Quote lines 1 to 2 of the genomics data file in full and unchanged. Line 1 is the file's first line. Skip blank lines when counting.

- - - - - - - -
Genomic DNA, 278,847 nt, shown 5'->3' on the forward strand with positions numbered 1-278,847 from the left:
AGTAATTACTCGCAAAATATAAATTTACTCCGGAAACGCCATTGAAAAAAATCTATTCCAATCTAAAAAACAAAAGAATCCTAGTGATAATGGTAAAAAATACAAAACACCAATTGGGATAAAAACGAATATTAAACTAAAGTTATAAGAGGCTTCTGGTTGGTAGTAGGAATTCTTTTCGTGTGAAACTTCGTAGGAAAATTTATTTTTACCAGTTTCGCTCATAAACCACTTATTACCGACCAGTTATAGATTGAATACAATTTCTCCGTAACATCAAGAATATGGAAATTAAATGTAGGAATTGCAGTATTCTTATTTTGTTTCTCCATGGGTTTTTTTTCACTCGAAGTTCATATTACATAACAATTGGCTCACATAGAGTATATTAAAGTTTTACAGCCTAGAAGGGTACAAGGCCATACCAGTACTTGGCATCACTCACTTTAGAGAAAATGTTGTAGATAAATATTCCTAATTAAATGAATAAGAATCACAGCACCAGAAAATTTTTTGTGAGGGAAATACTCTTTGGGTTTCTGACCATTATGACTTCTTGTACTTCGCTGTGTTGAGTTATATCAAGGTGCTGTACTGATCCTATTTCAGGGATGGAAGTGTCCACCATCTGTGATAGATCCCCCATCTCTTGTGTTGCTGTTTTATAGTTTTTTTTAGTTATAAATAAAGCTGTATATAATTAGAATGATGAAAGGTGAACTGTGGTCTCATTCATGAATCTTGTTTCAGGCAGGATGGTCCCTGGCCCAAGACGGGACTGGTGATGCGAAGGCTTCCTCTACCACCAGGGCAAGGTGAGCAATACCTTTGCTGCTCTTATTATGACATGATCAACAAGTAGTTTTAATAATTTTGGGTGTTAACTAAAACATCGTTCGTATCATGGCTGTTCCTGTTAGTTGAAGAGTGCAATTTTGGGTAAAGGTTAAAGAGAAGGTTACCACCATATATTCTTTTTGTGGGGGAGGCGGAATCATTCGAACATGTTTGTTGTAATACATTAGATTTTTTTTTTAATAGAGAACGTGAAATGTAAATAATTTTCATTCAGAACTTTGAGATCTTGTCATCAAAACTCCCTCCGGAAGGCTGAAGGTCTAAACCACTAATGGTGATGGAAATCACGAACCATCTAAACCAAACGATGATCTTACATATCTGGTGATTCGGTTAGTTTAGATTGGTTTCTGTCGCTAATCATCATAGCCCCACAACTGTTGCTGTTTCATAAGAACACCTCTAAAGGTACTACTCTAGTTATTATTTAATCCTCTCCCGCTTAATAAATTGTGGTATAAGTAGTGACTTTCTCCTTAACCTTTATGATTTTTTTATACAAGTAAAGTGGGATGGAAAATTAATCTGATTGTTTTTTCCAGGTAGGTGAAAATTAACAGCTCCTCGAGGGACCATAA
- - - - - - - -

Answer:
Genomic DNA, 278,847 nt, shown 5'->3' on the forward strand with positions numbered 1-278,847 from the left:
AGTAATTACTCGCAAAATATAAATTTACTCCGGAAACGCCATTGAAAAAAATCTATTCCAATCTAAAAAACAAAAGAATCCTAGTGATAATGGTAAAAAATACAAAACACCAATTGGGATAAAAACGAATATTAAACTAAAGTTATAAGAGGCTTCTGGTTGGTAGTAGGAATTCTTTTCGTGTGAAACTTCGTAGGAAAATTTATTTTTACCAGTTTCGCTCATAAACCACTTATTACCGACCAGTTATAGATTGAATACAATTTCTCCGTAACATCAAGAATATGGAAATTAAATGTAGGAATTGCAGTATTCTTATTTTGTTTCTCCATGGGTTTTTTTTCACTCGAAGTTCATATTACATAACAATTGGCTCACATAGAGTATATTAAAGTTTTACAGCCTAGAAGGGTACAAGGCCATACCAGTACTTGGCATCACTCACTTTAGAGAAAATGTTGTAGATAAATATTCCTAATTAAATGAATAAGAATCACAGCACCAGAAAATTTTTTGTGAGGGAAATACTCTTTGGGTTTCTGACCATTATGACTTCTTGTACTTCGCTGTGTTGAGTTATATCAAGGTGCTGTACTGATCCTATTTCAGGGATGGAAGTGTCCACCATCTGTGATAGATCCCCCATCTCTTGTGTTGCTGTTTTATAGTTTTTTTTAGTTATAAATAAAGCTGTATATAATTAGAATGATGAAAGGTGAACTGTGGTCTCATTCATGAATCTTGTTTCAGGCAGGATGGTCCCTGGCCCAAGACGGGACTGGTGATGCGAAGGCTTCCTCTACCACCAGGGCAAGGTGAGCAATACCTTTGCTGCTCTTATTATGACATGATCAACAAGTAGTTTTAATAATTTTGGGTGTTAACTAAAACATCGTTCGTATCATGGCTGTTCCTGTTAGTTGAAGAGTGCAATTTTGGGTAAAGGTTAAAGAGAAGGTTACCACCATATATTCTTTTTGTGGGGGAGGCGGAATCATTCGAACATGTTTGTTGTAATACATTAGATTTTTTTTTTAATAGAGAACGTGAAATGTAAATAATTTTCATTCAGAACTTTGAGATCTTGTCATCAAAACTCCCTCCGGAAGGCTGAAGGTCTAAACCACTAATGGTGATGGAAATCACGAACCATCTAAACCAAACGATGATCTTACATATCTGGTGATTCGGTTAGTTTAGATTGGTTTCTGTCGCTAATCATCATAGCCCCACAACTGTTGCTGTTTCATAAGAACACCTCTAAAGGTACTACTCTAGTTATTATTTAATCCTCTCCCGCTTAATAAATTGTGGTATAAGTAGTGACTTTCTCCTTAACCTTTATGATTTTTTTATACAAGTAAAGTGGGATGGAAAATTAATCTGATTGTTTTTTCCAGGTAGGTGAAAATTAACAGCTCCTCGAGGGACCATAA